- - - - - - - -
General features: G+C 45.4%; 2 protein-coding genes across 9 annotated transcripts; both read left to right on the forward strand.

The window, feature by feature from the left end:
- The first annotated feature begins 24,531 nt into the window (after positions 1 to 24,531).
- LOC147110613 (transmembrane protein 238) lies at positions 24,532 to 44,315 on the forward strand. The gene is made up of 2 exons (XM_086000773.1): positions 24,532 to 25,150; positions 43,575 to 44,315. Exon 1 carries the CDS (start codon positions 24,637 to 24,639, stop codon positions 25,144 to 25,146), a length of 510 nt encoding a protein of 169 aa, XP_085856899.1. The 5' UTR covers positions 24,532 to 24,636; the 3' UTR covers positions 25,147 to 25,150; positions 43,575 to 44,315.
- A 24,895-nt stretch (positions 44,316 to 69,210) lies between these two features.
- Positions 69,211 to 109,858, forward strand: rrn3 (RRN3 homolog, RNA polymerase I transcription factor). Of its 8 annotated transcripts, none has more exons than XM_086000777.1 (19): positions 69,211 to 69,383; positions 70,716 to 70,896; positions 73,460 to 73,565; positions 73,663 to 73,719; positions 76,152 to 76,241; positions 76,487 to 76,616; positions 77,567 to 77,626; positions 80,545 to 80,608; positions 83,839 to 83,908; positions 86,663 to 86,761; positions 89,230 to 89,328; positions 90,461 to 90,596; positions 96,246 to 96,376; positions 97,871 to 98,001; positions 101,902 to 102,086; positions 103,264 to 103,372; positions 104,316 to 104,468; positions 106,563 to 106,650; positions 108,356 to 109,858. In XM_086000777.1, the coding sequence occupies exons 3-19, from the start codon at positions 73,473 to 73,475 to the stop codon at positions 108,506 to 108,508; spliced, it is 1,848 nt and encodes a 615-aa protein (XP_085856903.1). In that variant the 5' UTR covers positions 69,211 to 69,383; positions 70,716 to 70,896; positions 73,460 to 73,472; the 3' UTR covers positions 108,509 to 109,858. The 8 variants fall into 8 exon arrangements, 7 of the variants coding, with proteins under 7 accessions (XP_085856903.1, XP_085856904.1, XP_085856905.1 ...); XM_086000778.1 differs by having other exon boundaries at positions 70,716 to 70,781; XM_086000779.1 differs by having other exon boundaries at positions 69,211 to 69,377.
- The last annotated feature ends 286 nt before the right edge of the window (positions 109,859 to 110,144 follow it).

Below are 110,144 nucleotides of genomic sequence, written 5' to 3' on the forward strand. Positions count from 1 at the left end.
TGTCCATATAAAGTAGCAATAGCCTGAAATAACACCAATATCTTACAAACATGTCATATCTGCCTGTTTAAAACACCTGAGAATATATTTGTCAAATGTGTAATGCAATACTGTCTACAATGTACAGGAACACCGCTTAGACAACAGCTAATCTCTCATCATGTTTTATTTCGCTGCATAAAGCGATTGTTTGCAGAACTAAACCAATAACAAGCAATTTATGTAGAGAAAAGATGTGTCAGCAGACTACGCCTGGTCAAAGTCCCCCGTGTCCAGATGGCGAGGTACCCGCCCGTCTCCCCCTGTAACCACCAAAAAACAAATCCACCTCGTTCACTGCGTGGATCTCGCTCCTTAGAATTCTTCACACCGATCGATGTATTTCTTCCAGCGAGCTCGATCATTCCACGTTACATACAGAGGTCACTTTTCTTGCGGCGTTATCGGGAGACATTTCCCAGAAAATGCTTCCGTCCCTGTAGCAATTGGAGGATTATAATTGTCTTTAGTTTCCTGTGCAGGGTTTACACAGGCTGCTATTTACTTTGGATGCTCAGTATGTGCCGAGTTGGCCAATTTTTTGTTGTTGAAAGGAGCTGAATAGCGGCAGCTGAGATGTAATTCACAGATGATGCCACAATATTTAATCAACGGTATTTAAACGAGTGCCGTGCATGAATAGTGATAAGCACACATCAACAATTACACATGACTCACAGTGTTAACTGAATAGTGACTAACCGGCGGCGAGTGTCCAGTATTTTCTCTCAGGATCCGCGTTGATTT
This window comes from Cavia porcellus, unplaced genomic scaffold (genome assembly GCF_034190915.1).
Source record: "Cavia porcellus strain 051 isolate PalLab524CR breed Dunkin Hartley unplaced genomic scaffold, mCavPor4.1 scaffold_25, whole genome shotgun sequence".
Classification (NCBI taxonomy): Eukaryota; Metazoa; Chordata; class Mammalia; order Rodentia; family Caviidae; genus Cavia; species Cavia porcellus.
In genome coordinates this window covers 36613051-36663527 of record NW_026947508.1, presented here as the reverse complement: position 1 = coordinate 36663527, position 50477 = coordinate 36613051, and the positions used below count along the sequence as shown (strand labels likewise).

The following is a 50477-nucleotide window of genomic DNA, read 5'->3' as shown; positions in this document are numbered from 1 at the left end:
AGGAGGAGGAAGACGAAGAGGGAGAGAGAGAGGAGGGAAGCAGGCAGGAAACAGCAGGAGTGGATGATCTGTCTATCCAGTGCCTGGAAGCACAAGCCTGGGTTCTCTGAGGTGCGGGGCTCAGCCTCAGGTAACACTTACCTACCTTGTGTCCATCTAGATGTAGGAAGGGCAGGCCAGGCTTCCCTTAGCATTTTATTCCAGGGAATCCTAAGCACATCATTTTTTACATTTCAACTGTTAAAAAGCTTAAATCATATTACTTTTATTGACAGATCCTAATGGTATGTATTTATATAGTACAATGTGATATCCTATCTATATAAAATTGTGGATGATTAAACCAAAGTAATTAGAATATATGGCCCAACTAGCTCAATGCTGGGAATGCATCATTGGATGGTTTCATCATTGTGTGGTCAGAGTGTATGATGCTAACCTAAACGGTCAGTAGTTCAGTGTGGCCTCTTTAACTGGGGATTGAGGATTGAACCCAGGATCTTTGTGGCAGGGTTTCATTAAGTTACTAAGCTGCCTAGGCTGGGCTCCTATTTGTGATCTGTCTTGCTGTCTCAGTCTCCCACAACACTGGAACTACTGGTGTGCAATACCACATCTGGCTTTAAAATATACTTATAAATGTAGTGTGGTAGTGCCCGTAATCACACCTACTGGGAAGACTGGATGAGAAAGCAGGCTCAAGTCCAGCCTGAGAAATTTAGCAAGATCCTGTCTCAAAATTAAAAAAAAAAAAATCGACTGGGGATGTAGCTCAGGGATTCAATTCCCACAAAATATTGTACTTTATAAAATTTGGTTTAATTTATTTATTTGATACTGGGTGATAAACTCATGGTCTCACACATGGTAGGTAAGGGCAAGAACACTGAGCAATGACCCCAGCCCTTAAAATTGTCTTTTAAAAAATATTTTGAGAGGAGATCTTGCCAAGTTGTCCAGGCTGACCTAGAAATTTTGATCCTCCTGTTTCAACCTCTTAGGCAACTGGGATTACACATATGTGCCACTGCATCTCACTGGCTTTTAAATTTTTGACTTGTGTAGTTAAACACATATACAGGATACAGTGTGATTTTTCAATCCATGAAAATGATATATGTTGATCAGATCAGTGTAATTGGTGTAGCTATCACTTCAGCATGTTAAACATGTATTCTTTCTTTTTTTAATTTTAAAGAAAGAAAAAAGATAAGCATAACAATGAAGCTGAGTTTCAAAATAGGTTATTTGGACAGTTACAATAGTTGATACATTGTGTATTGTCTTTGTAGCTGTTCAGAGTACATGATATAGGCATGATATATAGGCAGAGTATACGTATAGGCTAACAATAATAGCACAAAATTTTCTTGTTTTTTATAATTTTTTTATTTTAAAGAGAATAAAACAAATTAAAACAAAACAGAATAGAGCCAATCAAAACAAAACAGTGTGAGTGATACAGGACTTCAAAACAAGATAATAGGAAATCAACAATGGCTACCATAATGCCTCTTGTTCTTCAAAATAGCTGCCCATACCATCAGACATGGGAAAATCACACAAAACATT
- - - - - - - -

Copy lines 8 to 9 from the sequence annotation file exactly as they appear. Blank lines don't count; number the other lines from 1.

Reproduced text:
Below are 110,144 nucleotides of genomic sequence, written 5' to 3' on the forward strand. Positions count from 1 at the left end.
TGTCCATATAAAGTAGCAATAGCCTGAAATAACACCAATATCTTACAAACATGTCATATCTGCCTGTTTAAAACACCTGAGAATATATTTGTCAAATGTGTAATGCAATACTGTCTACAATGTACAGGAACACCGCTTAGACAACAGCTAATCTCTCATCATGTTTTATTTCGCTGCATAAAGCGATTGTTTGCAGAACTAAACCAATAACAAGCAATTTATGTAGAGAAAAGATGTGTCAGCAGACTACGCCTGGTCAAAGTCCCCCGTGTCCAGATGGCGAGGTACCCGCCCGTCTCCCCCTGTAACCACCAAAAAACAAATCCACCTCGTTCACTGCGTGGATCTCGCTCCTTAGAATTCTTCACACCGATCGATGTATTTCTTCCAGCGAGCTCGATCATTCCACGTTACATACAGAGGTCACTTTTCTTGCGGCGTTATCGGGAGACATTTCCCAGAAAATGCTTCCGTCCCTGTAGCAATTGGAGGATTATAATTGTCTTTAGTTTCCTGTGCAGGGTTTACACAGGCTGCTATTTACTTTGGATGCTCAGTATGTGCCGAGTTGGCCAATTTTTTGTTGTTGAAAGGAGCTGAATAGCGGCAGCTGAGATGTAATTCACAGATGATGCCACAATATTTAATCAACGGTATTTAAACGAGTGCCGTGCATGAATAGTGATAAGCACACATCAACAATTACACATGACTCACAGTGTTAACTGAATAGTGACTAACCGGCGGCGAGTGTCCAGTATTTTCTCTCAGGATCCGCGTTGATTT